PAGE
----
A casualty of circumstance

Victorian art - Simon Poe looks into the sad tale of Simeon Solomon, at last given his due as an art

On 24 February 1873, a young Jewish artist was prosecuted at Clerkenwell Sessions for "unlawfully attempting feloniously to commit the abominable crime of buggery", having been caught in flagrante with a chance-met companion in a public lavatory a fortnight earlier. This was Simeon Solomon, the rising star of the Aesthetic Movement - and his career was over. "Friends" such as Dante Gabriel Rossetti (who was a drug addict and paranoid recluse) and Lord Houghton (whose favoured guests at Fryston Hall in Yorkshire were invited to peruse his famous collection of erotica on Sundays while more fastidious visitors were at church) dropped him overnight.

The poet, Swinburne (an alcoholic sado-masochist who wrote pornographic verses about schoolboy floggings for circulation among like-minded acquaintances), said that he had become "a thing unmentionable alike by men and women, as equally abhorrent to either - nay, to the very beasts". It seems very unfair that Oscar Wilde has become a gay martyr and a secular saint, while poor Solomon is virtually forgotten. But then the infinitely quotable Oscar famously "put [his] genius into [his] life and . . . only [his] talent into [his] works".

Solomon's genius went into his paintings, which are unlike anyone else's. A hundred years after his lonely death in the St Giles workhouse in Seven Dials, a major exhibition of his work has finally opened at Birmingham Museum & Art Gallery.

Solomon was the youngest of eight children whose father was a Bishopsgate hat manufacturer. Two of his siblings, Abraham and Rebecca, were also artists and he had his first training in Abraham's studio. After further study at Leigh's Art School and Cary's Drawing School he arrived, aged only 15, at the Royal Academy Schools. Three years later he exhibited at the Royal Academy for the first time, and was a regular exhibitor until his downfall.

During the late 1850s and 1860s, he produced illustrations for books and magazines, decorative work for the architect William Burges, and stained-glass designs for Morris, Marshall, Faulkner & Co. He drew on his Orthodox Jewish heritage for paintings such as Carrying the Scrolls of the Law. In 1866, he went to Italy for the first of three visits. In Florence, under the new influence of painters such as Botticelli, Luini and Sodoma, he painted Love in Autumn, one of his finest works, which shows a beautiful adolescent cupid buffeted by a cold wind amid flying leaves and lashing trees. A reviewer described it as a "mythological conceit so enigmatical [sic] as to leave us in doubt as to its reading", but it is hard now not to see a reference to the increasingly inhospitable sexual climate in which men such as Solomon found themselves. It is a visual equivalent of Lord Alfred Douglas's phrase "the love that dare not speak its name".

In 1865, he began exhibiting at the Dudley Gallery, home of the avant-garde "poetry without grammar" school. He joined the New Club (later known as the Savile), founded in 1868, whose members included Lord Houghton, Walter Pater and Oscar Browning.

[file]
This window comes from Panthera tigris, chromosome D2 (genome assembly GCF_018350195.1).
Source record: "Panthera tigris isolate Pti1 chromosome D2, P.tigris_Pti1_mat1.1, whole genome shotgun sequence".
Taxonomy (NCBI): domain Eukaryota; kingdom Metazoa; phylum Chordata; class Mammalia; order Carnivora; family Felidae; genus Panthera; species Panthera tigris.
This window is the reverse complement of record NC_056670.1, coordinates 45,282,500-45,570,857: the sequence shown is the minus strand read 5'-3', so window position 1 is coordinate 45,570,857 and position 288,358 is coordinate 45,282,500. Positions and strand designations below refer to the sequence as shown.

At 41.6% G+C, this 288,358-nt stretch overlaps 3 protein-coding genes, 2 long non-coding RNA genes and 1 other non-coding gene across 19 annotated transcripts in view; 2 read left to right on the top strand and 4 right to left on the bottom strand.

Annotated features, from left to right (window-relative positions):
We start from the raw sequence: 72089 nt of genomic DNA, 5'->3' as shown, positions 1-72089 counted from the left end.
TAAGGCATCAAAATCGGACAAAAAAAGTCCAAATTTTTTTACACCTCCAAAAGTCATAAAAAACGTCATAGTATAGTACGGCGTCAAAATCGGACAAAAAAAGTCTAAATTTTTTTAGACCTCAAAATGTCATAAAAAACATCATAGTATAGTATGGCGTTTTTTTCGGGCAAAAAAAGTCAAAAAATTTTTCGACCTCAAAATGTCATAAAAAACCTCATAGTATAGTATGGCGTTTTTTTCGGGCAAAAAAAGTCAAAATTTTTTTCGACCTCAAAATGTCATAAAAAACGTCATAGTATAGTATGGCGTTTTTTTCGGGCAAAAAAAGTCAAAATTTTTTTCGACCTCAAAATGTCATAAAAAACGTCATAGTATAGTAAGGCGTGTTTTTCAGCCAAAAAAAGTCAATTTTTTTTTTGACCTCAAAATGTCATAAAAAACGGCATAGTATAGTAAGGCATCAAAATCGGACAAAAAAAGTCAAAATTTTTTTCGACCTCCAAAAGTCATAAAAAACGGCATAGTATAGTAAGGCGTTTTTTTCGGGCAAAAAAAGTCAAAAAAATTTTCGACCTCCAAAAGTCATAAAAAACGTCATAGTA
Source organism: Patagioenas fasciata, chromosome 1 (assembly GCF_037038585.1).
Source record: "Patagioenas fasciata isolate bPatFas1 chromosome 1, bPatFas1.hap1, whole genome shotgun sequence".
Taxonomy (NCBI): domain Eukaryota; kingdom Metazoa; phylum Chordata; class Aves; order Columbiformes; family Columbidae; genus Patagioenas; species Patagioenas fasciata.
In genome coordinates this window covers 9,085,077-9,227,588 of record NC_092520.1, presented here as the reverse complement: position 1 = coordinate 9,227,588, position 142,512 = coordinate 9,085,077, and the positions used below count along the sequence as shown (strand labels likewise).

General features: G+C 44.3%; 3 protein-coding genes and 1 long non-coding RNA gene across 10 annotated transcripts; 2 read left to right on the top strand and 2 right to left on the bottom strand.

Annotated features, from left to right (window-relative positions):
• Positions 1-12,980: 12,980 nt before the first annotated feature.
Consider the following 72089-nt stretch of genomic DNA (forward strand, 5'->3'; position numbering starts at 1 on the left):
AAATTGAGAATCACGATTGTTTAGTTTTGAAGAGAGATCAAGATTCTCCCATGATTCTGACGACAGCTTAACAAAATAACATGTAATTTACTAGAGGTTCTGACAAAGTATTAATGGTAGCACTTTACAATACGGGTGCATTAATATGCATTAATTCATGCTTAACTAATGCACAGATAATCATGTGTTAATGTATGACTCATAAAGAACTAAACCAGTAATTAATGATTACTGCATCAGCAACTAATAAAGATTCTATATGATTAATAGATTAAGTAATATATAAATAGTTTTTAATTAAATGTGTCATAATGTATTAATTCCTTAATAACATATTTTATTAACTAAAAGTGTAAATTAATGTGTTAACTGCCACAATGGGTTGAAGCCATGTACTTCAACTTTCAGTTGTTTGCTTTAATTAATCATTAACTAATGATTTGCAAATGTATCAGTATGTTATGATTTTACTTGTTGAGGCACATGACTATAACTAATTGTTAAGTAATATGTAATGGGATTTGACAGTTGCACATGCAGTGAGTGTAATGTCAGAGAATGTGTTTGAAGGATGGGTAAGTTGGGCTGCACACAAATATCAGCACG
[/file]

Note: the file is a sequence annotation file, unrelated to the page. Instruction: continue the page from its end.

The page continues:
Pater, an ugly little man with a soup-strainer moustache, was an Oxford don, a furtive homosexual, and the prophet and theoretician of Aestheticism. Beauty was the supreme virtue and lacking it so completely, while surrounded by the glorious young men of the university, was a torment. "I would give ten years of my life to be handsome," he once said. Browning was altogether more ebullient. He wrote an ode in alcaics to his penis. He once introduced himself to the poet laureate: "Hello, Tennyson. I'm Browning." "No you're not," snapped Tennyson. He was a housemaster at Eton when Solomon knew him, but was sacked for his dubious friendship with one of the boys, George Curzon, and returned to King's College, Cambridge, as a Fellow. Curzon (foreign secretary by this time) obviously bore him no ill will, and wangled him an OBE when he retired.

Pater introduced Solomon to the anguished homosexual poet and Catholic convert Gerard Manley Hopkins, who kept a diary of his sins. During one ten-month period he counted 1,564 - 238 of them sexual. Men such as these would not have been shocked by Solomon. His "crime" was to get caught.

During the long second half of his life, with no studio to paint in and no gallery that would show his work, occasionally reduced to supporting himself as a match-seller and pavement artist, Solomon continued to make pictures. Herbert Horne (the poet and editor, who wrote a very good book about Botticelli) acted as his unofficial agent. Robert Ross (the art critic, one of the few friends who kept faith with Oscar Wilde after his downfall) remembered that these works, often chalk studies of beautiful androgynous youths, were popular with a certain sort of Oxford undergraduate. Wilde had some in his rooms at Magdalen.

In 1905, the 18-year-old Rupert Brooke wrote to a friend: "Did you ever hear of S. Solomon, painter? He died the other day, and I read an article on him in the Westminster [Gazette]. He was a delightful painter of 1850-70-about; but he succumbed to drink, etc, and became 'impossible' . . . He died in the gutter . . . Why haven't I ever heard of him?" Why indeed?

"Love revealed: Simeon Solomon and the pre-Raphaelites" is at The Gas Hall, Birmingham Museum & Art Gallery until 15 January (0121 303 1966)